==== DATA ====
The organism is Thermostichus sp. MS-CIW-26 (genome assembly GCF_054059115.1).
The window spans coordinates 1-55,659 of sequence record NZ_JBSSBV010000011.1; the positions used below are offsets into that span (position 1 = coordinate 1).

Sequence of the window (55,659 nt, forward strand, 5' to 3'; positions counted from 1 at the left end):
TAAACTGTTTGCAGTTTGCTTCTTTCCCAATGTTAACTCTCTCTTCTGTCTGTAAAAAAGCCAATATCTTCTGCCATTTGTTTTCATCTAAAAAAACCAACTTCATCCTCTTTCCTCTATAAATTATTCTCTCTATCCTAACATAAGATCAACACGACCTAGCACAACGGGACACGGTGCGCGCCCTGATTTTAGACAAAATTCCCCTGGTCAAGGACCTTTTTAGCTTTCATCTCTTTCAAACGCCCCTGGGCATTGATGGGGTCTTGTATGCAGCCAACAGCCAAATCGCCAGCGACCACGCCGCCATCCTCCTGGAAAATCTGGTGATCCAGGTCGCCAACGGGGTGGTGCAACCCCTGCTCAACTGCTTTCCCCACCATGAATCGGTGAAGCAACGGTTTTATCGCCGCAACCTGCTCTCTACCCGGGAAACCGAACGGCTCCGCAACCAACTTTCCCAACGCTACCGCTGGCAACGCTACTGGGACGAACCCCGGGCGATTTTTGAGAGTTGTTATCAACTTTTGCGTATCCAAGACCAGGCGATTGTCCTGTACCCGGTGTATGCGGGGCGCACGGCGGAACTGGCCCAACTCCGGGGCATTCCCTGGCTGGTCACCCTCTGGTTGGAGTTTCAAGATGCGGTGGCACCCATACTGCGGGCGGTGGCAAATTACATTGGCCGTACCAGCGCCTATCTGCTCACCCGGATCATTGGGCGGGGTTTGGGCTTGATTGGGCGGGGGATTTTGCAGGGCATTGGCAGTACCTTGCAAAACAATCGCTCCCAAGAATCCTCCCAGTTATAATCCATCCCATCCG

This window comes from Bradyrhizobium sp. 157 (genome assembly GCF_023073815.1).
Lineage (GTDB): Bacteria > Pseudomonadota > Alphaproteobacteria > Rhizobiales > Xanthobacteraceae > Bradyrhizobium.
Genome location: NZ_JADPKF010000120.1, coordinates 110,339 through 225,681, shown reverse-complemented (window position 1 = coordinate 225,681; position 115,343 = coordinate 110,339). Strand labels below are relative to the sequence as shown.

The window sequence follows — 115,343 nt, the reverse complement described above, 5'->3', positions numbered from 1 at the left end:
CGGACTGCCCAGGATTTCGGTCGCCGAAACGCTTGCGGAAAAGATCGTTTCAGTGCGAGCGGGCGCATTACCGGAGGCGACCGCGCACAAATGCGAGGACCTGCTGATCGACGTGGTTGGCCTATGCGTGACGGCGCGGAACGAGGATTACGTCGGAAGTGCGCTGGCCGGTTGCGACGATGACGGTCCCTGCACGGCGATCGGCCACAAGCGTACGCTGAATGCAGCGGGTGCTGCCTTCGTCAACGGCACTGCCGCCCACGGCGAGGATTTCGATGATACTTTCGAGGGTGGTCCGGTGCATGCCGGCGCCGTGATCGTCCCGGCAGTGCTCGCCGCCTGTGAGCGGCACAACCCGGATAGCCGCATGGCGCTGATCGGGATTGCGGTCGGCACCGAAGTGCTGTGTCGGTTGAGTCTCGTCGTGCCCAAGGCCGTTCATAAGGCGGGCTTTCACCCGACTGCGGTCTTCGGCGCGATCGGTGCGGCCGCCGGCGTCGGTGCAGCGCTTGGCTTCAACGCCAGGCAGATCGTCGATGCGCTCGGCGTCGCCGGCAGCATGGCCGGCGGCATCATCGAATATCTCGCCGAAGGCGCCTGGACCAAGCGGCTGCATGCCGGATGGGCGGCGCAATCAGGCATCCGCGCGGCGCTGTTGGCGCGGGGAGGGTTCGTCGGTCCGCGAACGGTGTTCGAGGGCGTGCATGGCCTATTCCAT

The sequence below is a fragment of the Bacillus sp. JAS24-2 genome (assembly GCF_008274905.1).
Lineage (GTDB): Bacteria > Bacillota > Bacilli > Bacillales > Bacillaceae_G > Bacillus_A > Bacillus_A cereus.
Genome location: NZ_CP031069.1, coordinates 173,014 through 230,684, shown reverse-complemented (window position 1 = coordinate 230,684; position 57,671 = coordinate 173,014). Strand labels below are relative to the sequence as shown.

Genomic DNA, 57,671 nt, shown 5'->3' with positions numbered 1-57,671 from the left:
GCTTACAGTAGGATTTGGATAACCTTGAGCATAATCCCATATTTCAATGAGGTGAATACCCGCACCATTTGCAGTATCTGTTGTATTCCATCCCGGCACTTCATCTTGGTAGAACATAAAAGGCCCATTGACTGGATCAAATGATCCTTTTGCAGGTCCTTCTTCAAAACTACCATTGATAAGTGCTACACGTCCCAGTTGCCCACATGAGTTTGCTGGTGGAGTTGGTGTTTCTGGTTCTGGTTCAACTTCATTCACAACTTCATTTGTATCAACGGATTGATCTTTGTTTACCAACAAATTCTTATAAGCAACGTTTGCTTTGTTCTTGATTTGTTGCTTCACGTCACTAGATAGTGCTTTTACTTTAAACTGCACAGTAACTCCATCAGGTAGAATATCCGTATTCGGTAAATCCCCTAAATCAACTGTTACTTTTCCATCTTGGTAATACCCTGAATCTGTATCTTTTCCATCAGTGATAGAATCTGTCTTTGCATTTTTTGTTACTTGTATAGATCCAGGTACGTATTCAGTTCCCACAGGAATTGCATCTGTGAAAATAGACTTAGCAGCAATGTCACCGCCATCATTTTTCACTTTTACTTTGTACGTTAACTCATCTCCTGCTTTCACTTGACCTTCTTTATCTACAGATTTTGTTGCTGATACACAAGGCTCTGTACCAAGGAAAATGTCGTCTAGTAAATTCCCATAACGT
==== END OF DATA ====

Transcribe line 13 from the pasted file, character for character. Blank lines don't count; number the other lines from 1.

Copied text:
Genomic DNA, 57,671 nt, shown 5'->3' with positions numbered 1-57,671 from the left: